Out-Law News | 28 Jul 2017 | 12:55 pm | 3 min. read
"HMRC [was] not precluded from changing its policy by the fact that not every taxpayer's losses could be reopened," Lady Justice Arden said in the Court of Appeal ruling, which overturned a High Court decision.
Heather Self, a tax disputes expert at Pinsent Masons, the law firm behind Out-Law.com said: “The Court of Appeal decision will be disappointing for anyone who is seeking to challenge HMRC’s conduct on the basis of 'legitimate expectations', even where those expectations arise in reliance on clear guidance published by HMRC.”
HMRC was appealing against a High Court decision to quash HMRC's decision to deny claims for loss relief which had been made on the basis of HMRC guidance which was withdrawn after the claims were made.
In 2003 had HMRC published guidance concerning the capital gains tax base cost of shares acquired as a result of the exercise of share options, following the Court of Appeal decision in a case called Mansworth v Jelley.
In the guidance HMRC said that the case meant that the amount of income tax payable on the exercise of share options had to be added to the base cost of the shares. In many cases this had the effect of creating a capital loss. HMRC confirmed it would apply the same beneficial tax treatment to others who had acquired shares under options linked to their employment exercised before 10 April 2003. However, in 2009 HMRC announced that its 2003 guidance was wrong in law and that it would no longer apply to any 'open' returns.
"Although many in the tax profession were surprised by HMRC’s initial guidance in 2003, it is not surprising that taxpayers relied on it – for a full six years before it was changed,” Heather Self said.
Mr Hely-Hutchinson claimed losses in accordance with the HMRC 2003 guidance, before HMRC decided to change its policy. However, HMRC opened enquiries into his returns, because it was investigating the scheme under which his employer had granted the options. This meant that his returns were still 'open' when the HMRC guidance was withdrawn and so HMRC denied him the losses.
Once a self assessment tax return has been filed, if HMRC does not open an enquiry within the 12 month 'enquiry window' it can only recover underpaid tax if it can make a 'discovery assessment'. A discovery assessment can only be made in situations where the taxpayer has been careless or acted deliberately or where the HMRC officer could not reasonably have been expected, on the basis of the information available to them at that time, to be aware of the under-assessment of tax. By the time HMRC had changed its guidance many taxpayers had received the benefit of the treatment set out in the 2003 guidance and their tax affairs were no longer 'open' so that HMRC could not clawback any tax relief given.
Mr Hely-Hutchinson claimed that it was conspicuously unfair for HMRC to deny him the treatment afforded to those whose tax affairs could not be reopened. He argued that he had a legitimate expectation that HMRC would be bound by its 2003 guidance.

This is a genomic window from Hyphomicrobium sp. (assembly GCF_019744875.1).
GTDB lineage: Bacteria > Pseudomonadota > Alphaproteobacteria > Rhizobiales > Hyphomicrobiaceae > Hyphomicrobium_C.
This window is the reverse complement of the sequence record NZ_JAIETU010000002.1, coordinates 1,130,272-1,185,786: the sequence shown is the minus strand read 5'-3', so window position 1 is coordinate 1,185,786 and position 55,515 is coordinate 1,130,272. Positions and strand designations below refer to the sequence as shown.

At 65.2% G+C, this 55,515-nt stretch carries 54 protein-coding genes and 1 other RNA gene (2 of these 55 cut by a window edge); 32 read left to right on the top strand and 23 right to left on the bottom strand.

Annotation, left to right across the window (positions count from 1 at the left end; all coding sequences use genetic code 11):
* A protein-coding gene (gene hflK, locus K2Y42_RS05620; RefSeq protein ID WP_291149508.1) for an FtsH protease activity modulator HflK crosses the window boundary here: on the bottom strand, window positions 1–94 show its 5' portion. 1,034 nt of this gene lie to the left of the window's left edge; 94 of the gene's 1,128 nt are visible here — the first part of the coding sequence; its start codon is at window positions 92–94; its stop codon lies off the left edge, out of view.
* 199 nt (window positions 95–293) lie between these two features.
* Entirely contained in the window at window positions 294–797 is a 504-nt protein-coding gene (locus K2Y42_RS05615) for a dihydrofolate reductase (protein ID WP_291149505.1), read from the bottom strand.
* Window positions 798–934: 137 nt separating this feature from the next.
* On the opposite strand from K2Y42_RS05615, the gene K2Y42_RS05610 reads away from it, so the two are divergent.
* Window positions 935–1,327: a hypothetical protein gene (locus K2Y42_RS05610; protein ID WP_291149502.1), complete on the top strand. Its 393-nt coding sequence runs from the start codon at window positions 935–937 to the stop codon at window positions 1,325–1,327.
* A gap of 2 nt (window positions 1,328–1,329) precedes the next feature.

In a judicial review application in 2015, Mrs Justice Whipple quashed HMRC decisions relating to Mr Hely-Hutchinson and remitted the matter back to HMRC to make fresh decisions. She said HMRC should have considered whether it was conspicuously unfair to treat Hr Hutchinson differently from those taxpayers whose affairs were not 'open'.
In the Court of Appeal, Lady Justice Arden said that in deciding whether or not there had been conspicuous unfairness, Mr Hely-Hutchinson's position should not be compared with those who had received the tax relief but whose affairs were no longer 'open'.
"It is necessary to look at the time when the decision is made, that is, when the decision-maker is called upon to assess whether they should be treated as being in the same position. In the present case taxpayers … were not in the same position if they were in open years as opposed to closed years," she said.
The judge said that "it is well established that it is open to a public body to change a policy if it has acted under a mistake" but the court had to decided whether or not there had been "sufficient unfairness" to prevent correction of the mistake. For this to be the case the unfairness "had to be outrageously or conspicuously unfair," she said.
The judge acknowledged that HMRC's change of guidance was "clearly hard for those whose claims were outstanding in 2009", but she said that the level of unfairness was not that of conspicuous unfairness. She said that the detriment to Mr Hely-Hutchinson was not caused by reliance on the 2003 guidance but "general financial difficulty due to other reasons".
“While taxpayers face increasingly onerous compliance requirements and are often charged penalties when they get it wrong, it seems that the odds are stacked in favour of HMRC when they make mistakes” Heather Self said.